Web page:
Pests And Diseases Of Houseplants

Pests On Leaves Of A Houseplant
hibiscus whiteflies
(Image credit: 1SarahSmith)

If you neglect them and do not inspect them, pests and diseases can completely wipe out your houseplants. Pests and diseases can affect not only the flower and leaves, but the stems and roots as well. It's much easier to prevent these things than to eliminate them after they happen. Read on for more info.

How to Avoid Pests and Diseases Of Houseplants

Buy only clean and healthy plants. This reduces the risk of pests and diseases infecting not only your new plants but your existing ones. If you're not sure a particular plant is healthy, isolate it for a few weeks, taking care of it and waiting to see if its health seems to improve. This is better than introducing it to a room where there are other plants and chancing that they all become infected. When you water your plants, make it a habit to pinch off dead flowers and thoroughly inspect the plants to see that they're clean and healthy. If you notice any problems, treat them immediately before the problem infects the whole house. Make sure you only use clean potting compost and never take any cuttings off plants that are questionable in health. Keep in mind that most houseplants underachieve because they aren't fed regularly. Most people have no trouble remembering to water a plant, but when it comes to the nutrients they need, no one thinks about it. If you give your plants a balanced diet, they will have a better chance of surviving an infestation or disease. There's a happy medium to it. Do not over feed your plants because this can make the compost toxic, which will retard the growth and even kill your plants. Never feed summer-flowering plants after late summer. If you do, it encourages the lush growth that is susceptible to diseases and bugs just when the plant is shutting down to hibernate for winter.

Common Problems That Can Lead to Pests And Disease

Here are some cultural problems to watch out for:

  • Plants with variegated leaves will become green if the plant isn't in good light. The flowers on flowering plants become dry and fall off pretty quick if the compost is too dried out or it doesn't have enough light.
  • Healthy leaves will curl at the edges and fall off the plant if it's in a draft. Lower leaves on the plant will become crispy if the compost is too dry or the temperature in the room is too hot.
  • If you see a white powdery coating on your clay pots, it usually indicates that the plant was fed too much or that your water contains a lot of chalk.
  • Leaves develop holes in the center or along the edge because people or pets brush by them when they go by.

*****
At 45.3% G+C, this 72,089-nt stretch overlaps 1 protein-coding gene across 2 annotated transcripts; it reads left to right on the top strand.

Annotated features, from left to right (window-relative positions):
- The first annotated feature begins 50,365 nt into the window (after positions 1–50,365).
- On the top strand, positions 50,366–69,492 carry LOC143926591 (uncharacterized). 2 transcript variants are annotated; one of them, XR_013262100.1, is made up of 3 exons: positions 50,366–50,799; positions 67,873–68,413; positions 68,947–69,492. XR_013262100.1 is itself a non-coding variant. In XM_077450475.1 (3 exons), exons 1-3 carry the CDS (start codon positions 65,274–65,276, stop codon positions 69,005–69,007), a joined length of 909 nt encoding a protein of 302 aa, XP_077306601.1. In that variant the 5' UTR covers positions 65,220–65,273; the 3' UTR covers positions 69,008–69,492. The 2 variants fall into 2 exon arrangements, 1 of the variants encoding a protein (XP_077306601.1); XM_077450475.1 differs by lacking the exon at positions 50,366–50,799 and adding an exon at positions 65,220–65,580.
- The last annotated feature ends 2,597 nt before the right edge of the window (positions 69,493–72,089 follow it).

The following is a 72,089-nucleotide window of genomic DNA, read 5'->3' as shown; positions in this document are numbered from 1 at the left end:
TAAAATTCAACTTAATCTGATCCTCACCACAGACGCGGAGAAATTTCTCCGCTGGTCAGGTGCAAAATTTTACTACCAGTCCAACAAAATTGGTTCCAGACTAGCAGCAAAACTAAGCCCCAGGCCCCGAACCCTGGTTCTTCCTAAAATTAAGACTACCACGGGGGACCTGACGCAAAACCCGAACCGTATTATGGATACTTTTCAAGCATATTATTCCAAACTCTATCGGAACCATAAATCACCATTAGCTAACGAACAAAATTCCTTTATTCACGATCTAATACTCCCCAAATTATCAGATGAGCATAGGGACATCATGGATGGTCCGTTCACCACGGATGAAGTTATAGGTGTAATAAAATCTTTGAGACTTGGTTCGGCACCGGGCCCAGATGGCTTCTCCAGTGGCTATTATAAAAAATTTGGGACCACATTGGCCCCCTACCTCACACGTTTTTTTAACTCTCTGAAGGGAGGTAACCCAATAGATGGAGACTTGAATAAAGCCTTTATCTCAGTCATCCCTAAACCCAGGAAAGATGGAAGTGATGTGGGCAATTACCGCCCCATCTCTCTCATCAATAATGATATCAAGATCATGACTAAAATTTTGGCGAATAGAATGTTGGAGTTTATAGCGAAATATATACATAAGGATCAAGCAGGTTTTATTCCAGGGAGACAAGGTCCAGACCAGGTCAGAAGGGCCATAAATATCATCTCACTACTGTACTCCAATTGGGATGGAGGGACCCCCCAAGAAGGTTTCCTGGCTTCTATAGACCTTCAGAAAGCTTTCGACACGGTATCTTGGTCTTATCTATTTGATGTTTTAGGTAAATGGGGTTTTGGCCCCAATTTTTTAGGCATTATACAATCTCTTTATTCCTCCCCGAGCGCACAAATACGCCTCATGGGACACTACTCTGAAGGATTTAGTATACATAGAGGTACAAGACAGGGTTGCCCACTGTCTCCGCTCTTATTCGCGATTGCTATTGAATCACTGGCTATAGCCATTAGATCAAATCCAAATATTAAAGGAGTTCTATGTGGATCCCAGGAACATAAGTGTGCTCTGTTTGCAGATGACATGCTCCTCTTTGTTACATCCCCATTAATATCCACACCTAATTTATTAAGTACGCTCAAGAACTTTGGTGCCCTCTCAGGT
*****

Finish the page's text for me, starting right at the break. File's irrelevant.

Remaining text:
• Flower buds will fall off before blooming if the compost or air is too dry, or if the plant doesn't have enough light.
  • Leaves will wilt if the compost is too dry or if the compost is over watered. They may also temporarily wilt on a hot day.
  • If the compost is too wet, the leaves will wilt and decay quickly.
  • Brown spots and blemishes will occur on the leaves of the plant for a lot of reasons. These could be burn spots from direct sunlight on water drops or diseases like leaf spot.
  • Green slime on your clay pots happens if the compost has been watered too much. This slime might show up on the surface of the compost as well.

Treating Houseplant Pests and Diseases

As far as pests go, there are many. The most common include:

The most common diseases that your houseplants might suffer from are:

You don't need to know everything about these problems to have healthy plants. Just watch for them. If you need to treat your plants, there are several ways to apply chemicals to them. You can spray them with a concentrated insecticide diluted in clean water. This is the most popular method. Some liquid chemical sprays can be purchased already prepared. You can also water the compost with a systemic insecticide that enters the plant via the root system. There are sticks that you can place into the compost for this purpose. Dusting plants is also an effective way to get rid of diseases and pests, but the dust leaves an unattractive residue. This is a quick and effective way to get rid of pests, however. Make sure to distribute the powder evenly and do it outside so you don't get the product in the air or on furniture. This will prevent inhaling things you shouldn't! Remember, don't just water your plants. Check them over thoroughly for anything out of the ordinary. Pay attention! If you nip most of these things in the bud so to speak, you can save your plants!

Heather Rhoades
Founder of Gardening Know How

Heather Rhoades founded Gardening Know How in 2007. She holds degrees from Cleveland State University and Northern Kentucky University. She is an avid gardener with a passion for community, and is a recipient of the Master Gardeners of Ohio Lifetime Achievement Award.